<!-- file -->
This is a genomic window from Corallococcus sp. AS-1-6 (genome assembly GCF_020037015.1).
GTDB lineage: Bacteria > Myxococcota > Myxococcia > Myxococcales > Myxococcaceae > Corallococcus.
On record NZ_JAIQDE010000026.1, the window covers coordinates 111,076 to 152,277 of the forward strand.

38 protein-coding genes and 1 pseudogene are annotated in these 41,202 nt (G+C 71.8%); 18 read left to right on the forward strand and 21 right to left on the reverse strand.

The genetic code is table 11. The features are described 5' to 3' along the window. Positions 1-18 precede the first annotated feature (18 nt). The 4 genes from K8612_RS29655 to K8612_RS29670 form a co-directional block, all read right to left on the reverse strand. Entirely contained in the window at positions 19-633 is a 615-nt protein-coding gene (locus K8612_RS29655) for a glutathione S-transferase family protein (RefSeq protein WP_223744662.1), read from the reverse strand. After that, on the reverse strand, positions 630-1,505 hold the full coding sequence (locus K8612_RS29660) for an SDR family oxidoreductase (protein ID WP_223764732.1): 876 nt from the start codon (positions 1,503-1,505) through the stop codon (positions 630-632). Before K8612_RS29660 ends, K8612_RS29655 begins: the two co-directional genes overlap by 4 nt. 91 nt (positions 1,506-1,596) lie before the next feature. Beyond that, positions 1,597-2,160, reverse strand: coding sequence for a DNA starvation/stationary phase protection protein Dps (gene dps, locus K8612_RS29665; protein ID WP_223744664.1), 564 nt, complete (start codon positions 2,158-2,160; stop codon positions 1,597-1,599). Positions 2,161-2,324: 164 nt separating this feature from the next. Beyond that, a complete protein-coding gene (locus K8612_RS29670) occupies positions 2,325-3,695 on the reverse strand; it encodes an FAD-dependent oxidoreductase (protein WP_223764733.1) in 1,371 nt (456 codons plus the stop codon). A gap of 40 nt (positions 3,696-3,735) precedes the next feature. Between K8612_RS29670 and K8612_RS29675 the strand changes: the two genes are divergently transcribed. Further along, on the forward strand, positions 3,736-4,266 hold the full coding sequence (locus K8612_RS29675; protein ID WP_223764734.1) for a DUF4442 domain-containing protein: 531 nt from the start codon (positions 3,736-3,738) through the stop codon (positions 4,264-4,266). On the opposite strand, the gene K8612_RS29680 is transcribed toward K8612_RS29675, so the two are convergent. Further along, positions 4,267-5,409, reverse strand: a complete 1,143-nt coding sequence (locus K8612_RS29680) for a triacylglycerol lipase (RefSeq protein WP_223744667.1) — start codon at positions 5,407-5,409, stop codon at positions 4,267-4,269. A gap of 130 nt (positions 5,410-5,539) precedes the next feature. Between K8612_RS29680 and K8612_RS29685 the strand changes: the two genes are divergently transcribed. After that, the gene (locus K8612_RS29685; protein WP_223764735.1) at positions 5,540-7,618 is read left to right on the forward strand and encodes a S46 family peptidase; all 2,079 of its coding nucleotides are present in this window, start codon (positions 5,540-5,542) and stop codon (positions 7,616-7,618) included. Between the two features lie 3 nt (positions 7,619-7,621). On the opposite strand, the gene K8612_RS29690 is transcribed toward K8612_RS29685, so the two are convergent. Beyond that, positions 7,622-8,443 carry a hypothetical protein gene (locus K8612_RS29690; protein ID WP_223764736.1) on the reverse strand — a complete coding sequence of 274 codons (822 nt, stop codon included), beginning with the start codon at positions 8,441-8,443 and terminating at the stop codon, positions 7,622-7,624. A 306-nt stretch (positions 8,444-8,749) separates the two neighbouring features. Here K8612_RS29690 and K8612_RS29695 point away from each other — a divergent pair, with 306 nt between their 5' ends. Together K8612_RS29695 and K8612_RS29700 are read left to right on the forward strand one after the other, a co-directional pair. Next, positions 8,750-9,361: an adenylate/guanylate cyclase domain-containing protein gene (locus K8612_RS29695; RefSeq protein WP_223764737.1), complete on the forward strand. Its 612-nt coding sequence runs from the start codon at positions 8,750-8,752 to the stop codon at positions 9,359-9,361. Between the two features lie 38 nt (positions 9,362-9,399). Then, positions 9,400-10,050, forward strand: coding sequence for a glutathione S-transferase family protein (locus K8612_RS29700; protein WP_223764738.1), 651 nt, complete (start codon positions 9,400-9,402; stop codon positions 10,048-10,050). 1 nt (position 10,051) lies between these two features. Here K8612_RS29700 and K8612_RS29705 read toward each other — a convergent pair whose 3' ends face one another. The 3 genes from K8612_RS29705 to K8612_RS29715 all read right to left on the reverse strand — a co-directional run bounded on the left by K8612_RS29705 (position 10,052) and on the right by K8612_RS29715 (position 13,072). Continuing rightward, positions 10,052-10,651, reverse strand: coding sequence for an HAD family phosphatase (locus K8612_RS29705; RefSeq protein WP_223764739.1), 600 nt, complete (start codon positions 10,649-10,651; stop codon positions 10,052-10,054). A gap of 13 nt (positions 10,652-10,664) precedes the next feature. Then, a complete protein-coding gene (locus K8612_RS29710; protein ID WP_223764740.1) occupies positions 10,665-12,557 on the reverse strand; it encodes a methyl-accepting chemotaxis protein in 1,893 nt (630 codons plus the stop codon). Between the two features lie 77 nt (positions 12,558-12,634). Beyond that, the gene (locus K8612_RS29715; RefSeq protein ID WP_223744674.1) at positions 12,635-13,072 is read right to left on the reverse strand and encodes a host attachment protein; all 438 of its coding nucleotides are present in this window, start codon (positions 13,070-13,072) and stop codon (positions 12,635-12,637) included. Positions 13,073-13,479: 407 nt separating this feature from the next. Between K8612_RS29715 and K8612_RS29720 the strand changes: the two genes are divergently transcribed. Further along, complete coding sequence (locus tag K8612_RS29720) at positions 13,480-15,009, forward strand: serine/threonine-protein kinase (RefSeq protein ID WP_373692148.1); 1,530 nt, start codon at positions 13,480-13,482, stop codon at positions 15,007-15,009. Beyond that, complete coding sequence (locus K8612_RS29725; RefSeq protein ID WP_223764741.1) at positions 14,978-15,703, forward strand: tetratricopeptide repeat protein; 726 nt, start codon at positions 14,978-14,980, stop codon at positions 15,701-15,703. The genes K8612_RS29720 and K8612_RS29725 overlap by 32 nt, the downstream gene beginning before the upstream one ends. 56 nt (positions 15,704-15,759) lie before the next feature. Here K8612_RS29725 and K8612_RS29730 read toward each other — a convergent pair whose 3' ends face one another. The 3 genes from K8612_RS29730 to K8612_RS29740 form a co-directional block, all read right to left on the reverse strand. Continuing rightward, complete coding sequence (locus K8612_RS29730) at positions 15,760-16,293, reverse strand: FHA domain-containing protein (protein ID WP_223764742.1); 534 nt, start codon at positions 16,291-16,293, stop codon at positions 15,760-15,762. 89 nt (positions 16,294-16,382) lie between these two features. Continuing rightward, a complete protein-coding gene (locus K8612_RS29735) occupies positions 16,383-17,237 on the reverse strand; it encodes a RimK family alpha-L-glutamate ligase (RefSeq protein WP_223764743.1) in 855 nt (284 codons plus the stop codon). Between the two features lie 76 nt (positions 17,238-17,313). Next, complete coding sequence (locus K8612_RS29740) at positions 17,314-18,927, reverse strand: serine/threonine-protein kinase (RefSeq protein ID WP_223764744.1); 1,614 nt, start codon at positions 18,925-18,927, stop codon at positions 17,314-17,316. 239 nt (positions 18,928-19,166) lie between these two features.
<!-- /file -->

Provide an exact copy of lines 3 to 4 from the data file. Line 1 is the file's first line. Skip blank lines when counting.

On record NZ_JAIQDE010000026.1, the window covers coordinates 111,076 to 152,277 of the forward strand.

38 protein-coding genes and 1 pseudogene are annotated in these 41,202 nt (G+C 71.8%); 18 read left to right on the forward strand and 21 right to left on the reverse strand.